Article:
They are social animals, living in deep-rooted family groups and very protective of each other, particularly the young, elderly and sick. They have an amazing zest for life and yet they are the second most endangered carnivore in Africa. There are only about 6,600 African wild dogs left in the wild and just 660 breeding packs.

There are several reasons for the decline, such as decreasing habitat, conflict with humans protecting their livestock, susceptibility to disease, bushmeat snares and predators.

I was always keen to produce a book on African wild dogs because I know it’s a species that is very under-represented in photography circles.  Although African wild dogs are not as well known as other animals, they deserve our help.

How many photographers are involved in this latest book and how did you go about sourcing all the images? 

We’ve had 83 photographers or photographic couples contribute to this year’s book. Across the series, I have now worked with close to 200.  Nowadays, I always start by asking photographers we’ve featured before if they have any images that they’d like to donate to the book.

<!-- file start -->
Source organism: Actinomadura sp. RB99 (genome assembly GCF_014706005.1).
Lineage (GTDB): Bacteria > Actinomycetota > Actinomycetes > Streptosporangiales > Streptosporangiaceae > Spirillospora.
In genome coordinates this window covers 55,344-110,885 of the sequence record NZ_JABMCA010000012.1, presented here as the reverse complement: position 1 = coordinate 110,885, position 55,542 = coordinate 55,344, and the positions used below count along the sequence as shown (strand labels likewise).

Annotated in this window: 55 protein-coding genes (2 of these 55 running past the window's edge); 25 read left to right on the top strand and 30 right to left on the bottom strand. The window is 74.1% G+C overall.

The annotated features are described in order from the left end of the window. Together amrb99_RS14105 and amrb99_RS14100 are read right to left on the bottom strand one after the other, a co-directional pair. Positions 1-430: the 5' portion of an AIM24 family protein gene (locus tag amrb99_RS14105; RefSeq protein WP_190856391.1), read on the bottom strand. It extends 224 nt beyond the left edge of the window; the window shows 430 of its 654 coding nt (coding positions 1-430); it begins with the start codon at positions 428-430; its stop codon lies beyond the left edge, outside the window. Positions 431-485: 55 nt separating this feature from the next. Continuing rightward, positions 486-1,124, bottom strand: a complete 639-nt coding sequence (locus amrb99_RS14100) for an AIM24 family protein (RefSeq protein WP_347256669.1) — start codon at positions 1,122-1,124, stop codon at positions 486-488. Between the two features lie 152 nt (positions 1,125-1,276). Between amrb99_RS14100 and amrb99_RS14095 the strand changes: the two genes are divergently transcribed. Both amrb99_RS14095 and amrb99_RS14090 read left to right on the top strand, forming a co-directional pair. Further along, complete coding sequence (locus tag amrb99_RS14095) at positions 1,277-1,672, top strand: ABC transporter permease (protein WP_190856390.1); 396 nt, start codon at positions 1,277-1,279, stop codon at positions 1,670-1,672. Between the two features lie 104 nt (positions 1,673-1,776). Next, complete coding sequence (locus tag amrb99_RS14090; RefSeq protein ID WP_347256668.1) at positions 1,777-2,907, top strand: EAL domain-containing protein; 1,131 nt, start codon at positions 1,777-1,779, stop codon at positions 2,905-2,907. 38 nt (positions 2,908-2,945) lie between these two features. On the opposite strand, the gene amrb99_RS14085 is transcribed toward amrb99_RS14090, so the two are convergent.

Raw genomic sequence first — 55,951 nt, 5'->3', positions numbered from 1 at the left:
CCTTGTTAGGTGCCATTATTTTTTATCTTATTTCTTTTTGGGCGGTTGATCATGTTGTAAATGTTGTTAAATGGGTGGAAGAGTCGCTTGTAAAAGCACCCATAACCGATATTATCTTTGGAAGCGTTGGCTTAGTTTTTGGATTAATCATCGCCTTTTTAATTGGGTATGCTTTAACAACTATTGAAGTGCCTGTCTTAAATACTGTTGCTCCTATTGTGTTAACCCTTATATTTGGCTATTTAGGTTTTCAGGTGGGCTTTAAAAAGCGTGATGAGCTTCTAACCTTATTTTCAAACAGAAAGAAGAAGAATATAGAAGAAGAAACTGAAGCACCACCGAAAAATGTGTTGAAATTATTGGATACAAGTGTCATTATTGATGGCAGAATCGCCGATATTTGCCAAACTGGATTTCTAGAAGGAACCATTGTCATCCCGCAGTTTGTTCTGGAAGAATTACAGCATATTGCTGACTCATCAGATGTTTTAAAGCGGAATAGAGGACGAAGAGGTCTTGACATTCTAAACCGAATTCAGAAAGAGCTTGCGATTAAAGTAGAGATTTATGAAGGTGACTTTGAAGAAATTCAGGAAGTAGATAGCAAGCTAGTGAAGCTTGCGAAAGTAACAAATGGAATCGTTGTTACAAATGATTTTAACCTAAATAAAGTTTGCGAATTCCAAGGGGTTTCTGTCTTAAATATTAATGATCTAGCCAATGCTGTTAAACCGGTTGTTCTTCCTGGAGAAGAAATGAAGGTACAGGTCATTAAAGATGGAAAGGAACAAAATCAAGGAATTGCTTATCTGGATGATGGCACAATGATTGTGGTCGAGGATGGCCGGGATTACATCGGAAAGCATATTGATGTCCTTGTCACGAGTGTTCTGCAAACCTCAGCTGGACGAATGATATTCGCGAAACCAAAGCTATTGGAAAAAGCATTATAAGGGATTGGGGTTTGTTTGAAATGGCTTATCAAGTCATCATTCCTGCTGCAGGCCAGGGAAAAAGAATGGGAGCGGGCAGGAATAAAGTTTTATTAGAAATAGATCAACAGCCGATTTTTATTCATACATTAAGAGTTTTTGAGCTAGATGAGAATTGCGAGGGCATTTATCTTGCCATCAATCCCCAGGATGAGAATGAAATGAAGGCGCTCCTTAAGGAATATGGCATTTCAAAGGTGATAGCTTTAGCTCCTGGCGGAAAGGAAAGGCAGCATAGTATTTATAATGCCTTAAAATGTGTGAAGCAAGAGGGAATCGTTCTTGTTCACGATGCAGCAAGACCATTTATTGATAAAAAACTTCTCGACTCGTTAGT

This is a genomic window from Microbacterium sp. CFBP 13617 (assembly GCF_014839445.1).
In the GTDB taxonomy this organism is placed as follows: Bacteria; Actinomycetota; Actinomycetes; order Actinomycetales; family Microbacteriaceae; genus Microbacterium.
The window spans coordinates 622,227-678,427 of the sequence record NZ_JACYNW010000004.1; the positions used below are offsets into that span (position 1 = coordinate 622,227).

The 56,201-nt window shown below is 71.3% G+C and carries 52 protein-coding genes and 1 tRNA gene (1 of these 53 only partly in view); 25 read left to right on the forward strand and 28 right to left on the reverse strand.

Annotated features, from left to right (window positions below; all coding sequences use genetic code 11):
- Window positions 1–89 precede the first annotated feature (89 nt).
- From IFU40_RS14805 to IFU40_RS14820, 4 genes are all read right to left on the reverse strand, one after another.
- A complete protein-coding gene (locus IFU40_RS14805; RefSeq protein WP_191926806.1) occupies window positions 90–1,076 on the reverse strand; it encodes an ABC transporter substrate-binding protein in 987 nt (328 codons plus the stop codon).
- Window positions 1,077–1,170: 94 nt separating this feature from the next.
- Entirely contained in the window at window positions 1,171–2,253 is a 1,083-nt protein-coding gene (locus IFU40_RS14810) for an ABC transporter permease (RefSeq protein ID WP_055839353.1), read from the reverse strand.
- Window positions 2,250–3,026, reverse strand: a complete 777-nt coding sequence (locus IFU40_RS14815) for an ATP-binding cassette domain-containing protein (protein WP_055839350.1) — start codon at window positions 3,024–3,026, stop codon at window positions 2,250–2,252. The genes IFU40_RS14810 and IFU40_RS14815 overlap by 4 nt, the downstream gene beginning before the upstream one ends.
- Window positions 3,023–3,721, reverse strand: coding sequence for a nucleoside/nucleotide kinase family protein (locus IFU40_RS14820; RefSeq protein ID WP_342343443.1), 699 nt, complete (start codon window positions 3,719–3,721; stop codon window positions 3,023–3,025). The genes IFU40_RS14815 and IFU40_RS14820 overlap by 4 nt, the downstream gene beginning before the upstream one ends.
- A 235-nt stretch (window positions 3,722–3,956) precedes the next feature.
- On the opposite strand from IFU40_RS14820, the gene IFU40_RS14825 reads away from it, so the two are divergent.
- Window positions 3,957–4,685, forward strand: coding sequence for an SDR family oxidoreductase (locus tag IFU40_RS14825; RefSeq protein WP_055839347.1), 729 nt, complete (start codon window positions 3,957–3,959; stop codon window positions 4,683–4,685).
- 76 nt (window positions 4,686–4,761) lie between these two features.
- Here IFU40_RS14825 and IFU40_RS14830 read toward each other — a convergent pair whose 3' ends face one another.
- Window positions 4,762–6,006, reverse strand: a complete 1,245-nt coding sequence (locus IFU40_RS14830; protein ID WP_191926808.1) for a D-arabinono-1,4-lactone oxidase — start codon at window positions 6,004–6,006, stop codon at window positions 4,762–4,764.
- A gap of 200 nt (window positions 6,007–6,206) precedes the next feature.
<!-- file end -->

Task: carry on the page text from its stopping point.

Because African wild dogs are more elusive than other animals we’ve featured, there are fewer images of them around and we didn’t know how many images we would get. However, the great thing is that as the series has progressed, photographers now approach me to offer their images for inclusion. So we were spoiled for choice and, as ever, it was a difficult decision to whittle down the images to a shortlist.

We also ran a competition in March, to give additional photographers the opportunity to have an image featured in one of 10 available slots in the book. We had thousands of entries from around the world and the final 10 that were chosen are worthy additions to the book.

Could you tell us a bit about the projects this book is helping to fund?

African wild dogs need vast amounts of space and travel huge distances, yet their habitats are decreasing. We’re supporting efforts to re-establish habitats that are suitable for them to roam freely, as well as projects that aim to protect them in the habitats where they do still live.

This summer, we were able to help fund the successful translocations of 14 African wild dogs from South Africa and Mozambique to Liwonde National Park and Majete Wildlife Reserve, in a historic project to reintroduce the species to Malawi. This was a joint initiative by the Endangered Wildlife Trust (the EWT) and African Parks.